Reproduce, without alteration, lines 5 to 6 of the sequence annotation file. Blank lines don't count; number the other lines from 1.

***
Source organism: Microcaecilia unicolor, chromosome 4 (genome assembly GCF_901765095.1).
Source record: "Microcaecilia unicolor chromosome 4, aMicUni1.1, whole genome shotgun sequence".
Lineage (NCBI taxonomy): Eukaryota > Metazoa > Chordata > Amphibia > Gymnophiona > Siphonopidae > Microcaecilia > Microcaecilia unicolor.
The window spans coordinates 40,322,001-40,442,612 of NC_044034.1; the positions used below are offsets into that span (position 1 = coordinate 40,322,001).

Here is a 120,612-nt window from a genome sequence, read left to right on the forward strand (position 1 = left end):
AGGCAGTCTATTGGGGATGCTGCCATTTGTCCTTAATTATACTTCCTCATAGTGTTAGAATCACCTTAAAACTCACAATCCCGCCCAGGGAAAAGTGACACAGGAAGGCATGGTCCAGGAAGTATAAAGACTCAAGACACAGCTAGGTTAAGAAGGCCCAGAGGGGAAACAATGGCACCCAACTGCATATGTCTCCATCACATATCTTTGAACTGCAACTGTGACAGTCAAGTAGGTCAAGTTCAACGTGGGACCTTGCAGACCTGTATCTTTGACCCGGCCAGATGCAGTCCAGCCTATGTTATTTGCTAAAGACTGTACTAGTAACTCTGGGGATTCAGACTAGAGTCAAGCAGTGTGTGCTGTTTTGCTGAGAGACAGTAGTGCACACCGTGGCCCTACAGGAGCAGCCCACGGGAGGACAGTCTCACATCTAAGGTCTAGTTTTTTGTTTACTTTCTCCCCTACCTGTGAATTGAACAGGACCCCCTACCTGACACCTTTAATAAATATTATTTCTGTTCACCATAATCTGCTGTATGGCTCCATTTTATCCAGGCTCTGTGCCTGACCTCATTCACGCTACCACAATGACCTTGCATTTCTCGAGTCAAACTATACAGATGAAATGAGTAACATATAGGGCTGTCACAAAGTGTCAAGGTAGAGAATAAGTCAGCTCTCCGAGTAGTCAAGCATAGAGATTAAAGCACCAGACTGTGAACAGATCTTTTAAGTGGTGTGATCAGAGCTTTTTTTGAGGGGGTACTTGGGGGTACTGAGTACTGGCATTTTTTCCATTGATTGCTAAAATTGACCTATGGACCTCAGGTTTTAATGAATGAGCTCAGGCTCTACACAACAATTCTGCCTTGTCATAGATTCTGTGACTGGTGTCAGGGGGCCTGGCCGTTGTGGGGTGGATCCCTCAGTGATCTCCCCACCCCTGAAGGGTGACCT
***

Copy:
Here is a 120,612-nt window from a genome sequence, read left to right on the forward strand (position 1 = left end):
AGGCAGTCTATTGGGGATGCTGCCATTTGTCCTTAATTATACTTCCTCATAGTGTTAGAATCACCTTAAAACTCACAATCCCGCCCAGGGAAAAGTGACACAGGAAGGCATGGTCCAGGAAGTATAAAGACTCAAGACACAGCTAGGTTAAGAAGGCCCAGAGGGGAAACAATGGCACCCAACTGCATATGTCTCCATCACATATCTTTGAACTGCAACTGTGACAGTCAAGTAGGTCAAGTTCAACGTGGGACCTTGCAGACCTGTATCTTTGACCCGGCCAGATGCAGTCCAGCCTATGTTATTTGCTAAAGACTGTACTAGTAACTCTGGGGATTCAGACTAGAGTCAAGCAGTGTGTGCTGTTTTGCTGAGAGACAGTAGTGCACACCGTGGCCCTACAGGAGCAGCCCACGGGAGGACAGTCTCACATCTAAGGTCTAGTTTTTTGTTTACTTTCTCCCCTACCTGTGAATTGAACAGGACCCCCTACCTGACACCTTTAATAAATATTATTTCTGTTCACCATAATCTGCTGTATGGCTCCATTTTATCCAGGCTCTGTGCCTGACCTCATTCACGCTACCACAATGACCTTGCATTTCTCGAGTCAAACTATACAGATGAAATGAGTAACATATAGGGCTGTCACAAAGTGTCAAGGTAGAGAATAAGTCAGCTCTCCGAGTAGTCAAGCATAGAGATTAAAGCACCAGACTGTGAACAGATCTTTTAAGTGGTGTGATCAGAGCTTTTTTTGAGGGGGTACTTGGGGGTACTGAGTACTGGCATTTTTTCCATTGATTGCTAAAATTGACCTATGGACCTCAGGTTTTAATGAATGAGCTCAGGCTCTACACAACAATTCTGCCTTGTCATAGATTCTGTGACTGGTGTCAGGGGGCCTGGCCGTTGTGGGGTGGATCCCTCAGTGATCTCCCCACCCCTGAAGGGTGACCT